Bucks sign Kukoc to 1-year deal
BY CHARLES F. GARDNER
Posted on Fri, Aug. 05, 2005
Milwaukee Journal Sentinel
MILWAUKEE - (KRT) - Toni Kukoc will indeed be back with the Milwaukee Bucks next season.
The 6-foot-11 forward will begin his fourth season with the Bucks next fall, after being signed to a one-year deal on Friday. The 36-year-old free agent had attracted interest from other National Basketball Association teams, including the Chicago Bulls and league champion San Antonio Spurs.
"I think it's great for our team moving into next season," Bucks general manager Larry Harris said. "He has tremendous basketball knowledge. "He likes Milwaukee and he likes the fans. This is really where he wants to be."
The signing of Kukoc to a contract worth nearly $2 million makes it highly unlikely that the Bucks will match the Atlanta Hawks' four-year, $16 million offer sheet to restricted free agent Zaza Pachulia.
The Hawks signed the 6-11 Pachulia on Wednesday. The Bucks have seven days to match the offer or lose the 21-year-old to Atlanta. It is expected that the Bucks will sign free-agent forward Bobby Simmons on Monday and guard Michael Redd and center Dan Gadzuric later in the week. Simmons, named the NBA's most improved player last season with the Los Angeles Clippers, has agreed to a five-year, $47 million deal. Redd has agreed to a six-year contract worth more than $90 million and Gadzuric has agreed to a six-year, $36 million deal.
Since joining the Bucks for the 2002-03 season, Kukoc has averaged 8.7 points, 3.7 rebounds and 3.1 assists in 189 regular-season games. n"He's thrilled," said Kukoc's Chicago-based agent, Herb Rudoy. "He had the opportunity to go to five or six teams. From the beginning, he told me to get it done with Milwaukee."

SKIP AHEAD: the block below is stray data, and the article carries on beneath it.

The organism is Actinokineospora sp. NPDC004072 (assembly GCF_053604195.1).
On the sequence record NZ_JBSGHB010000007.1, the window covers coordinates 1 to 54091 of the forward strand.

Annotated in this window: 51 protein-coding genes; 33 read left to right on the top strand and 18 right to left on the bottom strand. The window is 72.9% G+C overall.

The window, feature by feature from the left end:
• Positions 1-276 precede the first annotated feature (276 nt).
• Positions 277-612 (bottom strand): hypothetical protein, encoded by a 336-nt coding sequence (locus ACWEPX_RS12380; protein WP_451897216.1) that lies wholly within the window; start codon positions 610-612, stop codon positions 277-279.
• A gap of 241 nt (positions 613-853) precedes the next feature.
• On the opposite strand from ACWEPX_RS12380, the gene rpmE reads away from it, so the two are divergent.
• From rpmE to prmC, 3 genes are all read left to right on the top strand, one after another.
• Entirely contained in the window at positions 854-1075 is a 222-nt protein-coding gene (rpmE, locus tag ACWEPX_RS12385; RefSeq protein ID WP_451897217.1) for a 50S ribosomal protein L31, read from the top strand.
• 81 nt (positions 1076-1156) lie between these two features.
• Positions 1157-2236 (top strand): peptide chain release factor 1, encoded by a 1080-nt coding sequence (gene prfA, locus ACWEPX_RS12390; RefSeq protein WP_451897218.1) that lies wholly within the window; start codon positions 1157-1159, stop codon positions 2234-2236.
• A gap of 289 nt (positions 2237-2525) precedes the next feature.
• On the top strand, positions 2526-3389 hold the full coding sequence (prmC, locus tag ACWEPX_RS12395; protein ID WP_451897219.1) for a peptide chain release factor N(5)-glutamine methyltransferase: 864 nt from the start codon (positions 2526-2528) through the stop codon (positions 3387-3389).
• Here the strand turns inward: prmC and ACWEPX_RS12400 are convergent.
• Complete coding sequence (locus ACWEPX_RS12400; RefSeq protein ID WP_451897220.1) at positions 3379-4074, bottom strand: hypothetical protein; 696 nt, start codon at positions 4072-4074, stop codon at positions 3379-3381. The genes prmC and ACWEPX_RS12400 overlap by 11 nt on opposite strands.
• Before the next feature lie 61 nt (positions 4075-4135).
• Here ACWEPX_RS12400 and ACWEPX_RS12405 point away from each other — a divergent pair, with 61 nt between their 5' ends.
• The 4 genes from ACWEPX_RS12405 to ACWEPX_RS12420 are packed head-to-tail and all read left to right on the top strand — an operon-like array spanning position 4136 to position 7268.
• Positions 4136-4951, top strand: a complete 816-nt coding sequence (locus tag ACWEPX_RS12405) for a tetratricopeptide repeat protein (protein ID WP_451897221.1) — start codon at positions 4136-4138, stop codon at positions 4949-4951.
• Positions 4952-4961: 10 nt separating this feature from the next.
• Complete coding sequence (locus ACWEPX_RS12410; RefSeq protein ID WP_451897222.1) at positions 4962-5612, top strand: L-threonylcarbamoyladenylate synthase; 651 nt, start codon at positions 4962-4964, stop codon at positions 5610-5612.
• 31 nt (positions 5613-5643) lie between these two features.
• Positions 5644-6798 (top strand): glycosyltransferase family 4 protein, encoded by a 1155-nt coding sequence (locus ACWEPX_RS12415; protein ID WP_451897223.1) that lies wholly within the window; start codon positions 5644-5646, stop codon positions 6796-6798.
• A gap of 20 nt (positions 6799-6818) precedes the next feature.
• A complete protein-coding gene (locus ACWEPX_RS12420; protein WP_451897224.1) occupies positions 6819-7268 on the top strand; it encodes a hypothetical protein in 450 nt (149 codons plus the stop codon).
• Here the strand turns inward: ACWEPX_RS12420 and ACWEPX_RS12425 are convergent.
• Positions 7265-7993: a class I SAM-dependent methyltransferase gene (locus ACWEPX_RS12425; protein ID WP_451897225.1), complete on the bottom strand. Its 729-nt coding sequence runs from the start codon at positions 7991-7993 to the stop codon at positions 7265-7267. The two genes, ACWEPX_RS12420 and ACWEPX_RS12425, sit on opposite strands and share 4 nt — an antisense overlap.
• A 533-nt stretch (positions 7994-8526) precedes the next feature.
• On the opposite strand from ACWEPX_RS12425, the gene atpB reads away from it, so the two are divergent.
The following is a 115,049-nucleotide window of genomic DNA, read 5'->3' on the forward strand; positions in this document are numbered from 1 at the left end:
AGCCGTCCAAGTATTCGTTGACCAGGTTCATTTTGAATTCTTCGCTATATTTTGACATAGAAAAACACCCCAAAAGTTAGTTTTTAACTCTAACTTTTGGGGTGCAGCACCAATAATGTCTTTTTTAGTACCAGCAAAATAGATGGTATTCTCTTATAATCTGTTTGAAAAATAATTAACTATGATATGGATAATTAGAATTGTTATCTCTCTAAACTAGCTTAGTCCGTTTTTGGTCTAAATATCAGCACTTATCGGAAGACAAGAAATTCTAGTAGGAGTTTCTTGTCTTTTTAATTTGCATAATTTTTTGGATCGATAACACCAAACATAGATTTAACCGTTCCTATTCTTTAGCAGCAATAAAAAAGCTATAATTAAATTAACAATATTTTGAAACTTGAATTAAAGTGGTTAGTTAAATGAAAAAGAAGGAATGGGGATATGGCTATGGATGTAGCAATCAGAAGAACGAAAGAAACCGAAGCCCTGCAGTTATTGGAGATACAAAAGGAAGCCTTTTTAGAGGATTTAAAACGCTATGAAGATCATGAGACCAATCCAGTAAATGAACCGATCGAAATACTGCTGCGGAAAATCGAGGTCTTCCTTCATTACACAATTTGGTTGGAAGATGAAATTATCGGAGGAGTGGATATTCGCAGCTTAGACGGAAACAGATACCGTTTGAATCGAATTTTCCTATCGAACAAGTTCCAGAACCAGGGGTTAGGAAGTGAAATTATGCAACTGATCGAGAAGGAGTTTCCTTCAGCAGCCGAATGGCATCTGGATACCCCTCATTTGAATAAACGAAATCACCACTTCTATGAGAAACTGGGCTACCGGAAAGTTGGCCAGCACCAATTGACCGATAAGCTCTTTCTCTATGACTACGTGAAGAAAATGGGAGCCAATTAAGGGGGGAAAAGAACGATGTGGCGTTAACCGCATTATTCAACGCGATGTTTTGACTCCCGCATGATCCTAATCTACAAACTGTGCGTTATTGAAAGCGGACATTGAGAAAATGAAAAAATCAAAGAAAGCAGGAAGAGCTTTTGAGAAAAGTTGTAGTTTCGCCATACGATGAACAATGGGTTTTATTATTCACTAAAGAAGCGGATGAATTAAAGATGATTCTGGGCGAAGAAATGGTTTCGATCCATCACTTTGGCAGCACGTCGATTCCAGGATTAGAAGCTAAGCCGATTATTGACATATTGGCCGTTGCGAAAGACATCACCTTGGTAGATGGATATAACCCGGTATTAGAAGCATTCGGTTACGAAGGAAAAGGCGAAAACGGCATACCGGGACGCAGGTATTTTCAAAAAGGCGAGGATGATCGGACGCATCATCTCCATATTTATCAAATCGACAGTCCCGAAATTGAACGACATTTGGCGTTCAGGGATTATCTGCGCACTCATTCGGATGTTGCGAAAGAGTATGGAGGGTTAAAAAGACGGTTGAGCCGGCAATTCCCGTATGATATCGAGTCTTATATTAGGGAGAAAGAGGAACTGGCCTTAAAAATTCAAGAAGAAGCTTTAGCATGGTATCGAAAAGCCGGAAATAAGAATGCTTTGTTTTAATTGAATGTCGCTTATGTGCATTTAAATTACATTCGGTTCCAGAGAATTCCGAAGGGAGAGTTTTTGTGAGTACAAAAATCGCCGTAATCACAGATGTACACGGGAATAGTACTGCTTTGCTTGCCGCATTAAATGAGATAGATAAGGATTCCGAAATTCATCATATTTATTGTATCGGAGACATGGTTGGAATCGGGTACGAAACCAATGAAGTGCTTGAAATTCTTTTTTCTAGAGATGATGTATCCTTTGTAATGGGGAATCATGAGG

Earlier this summer, Rudoy expressed doubts that Kukoc would be able to return to the Bucks because of their off-season spending on other free agents. But Rudoy continued to have a dialogue with Harris, and it eventually led Kukoc back to Milwaukee. "I think he loves the reception he gets from the fans," Rudoy said. "That was a big part of his decision to stay there. And he feels he could be a great mentor to some of their young kids.
"Toni is a basketball genius; he really understands the game." Kukoc, who lives with his family in Highland Park, Ill., has worked closely with the other Bucks big men, including Gadzuric and
Pachulia. Now he will have an opportunity to work with the top pick in the June NBA draft, 7-1 Andrew Bogut.
Kukoc is a native of Split, Croatia, and the 20-year-old Bogut is a native of Australia and of Croatian descent.
"Andrew has a high respect for him," Harris said. "Certainly Toni will be a great learning tool and a great person he can lean on. I know Andrew will be a sponge, and Toni has always been great with our big guys.
"His wealth of knowledge about basketball is important for the young team we have."
Kukoc was limited to 53 games last season by a hip injury, and he averaged a career-low 5.6 points in 20.7 minutes per game. But when he was healthy, the Bucks' bench was more productive and the team was more successful.
It is expected that Kukoc will play at both forward spots. He will be used with Joe Smith and Simmons at the power forward spot, and will mix in with Simmons and Desmond Mason at small forward.
"He'll be a forward," Harris said. "It's all about matchups, and he will do whatever it takes to get himself on the floor. He just wants to win." Rudoy said Kukoc was excited about the Bucks' off-season moves, adding Simmons, retaining Gadzuric and Redd and drafting Bogut. "He likes playing with Redd," Rudoy said. "He thinks Redd is terrific."
Kukoc was a second-round draft choice of the Bulls in 1990 and played on three NBA championship teams in Chicago (in 1996, '97 and '98). Before coming to the NBA, Kukoc played in the former Yugoslavia and Italy, winning three European championships and three European player-of-the-year awards.
Rudoy declined to speculate on whether the upcoming season, Kukoc's 13th in the NBA, would be his last.
"He's going to take it one year at a time," Rudoy said. "He decided he just wants to see how the year goes. He didn't want anybody to be tied into that (a longer contract)."
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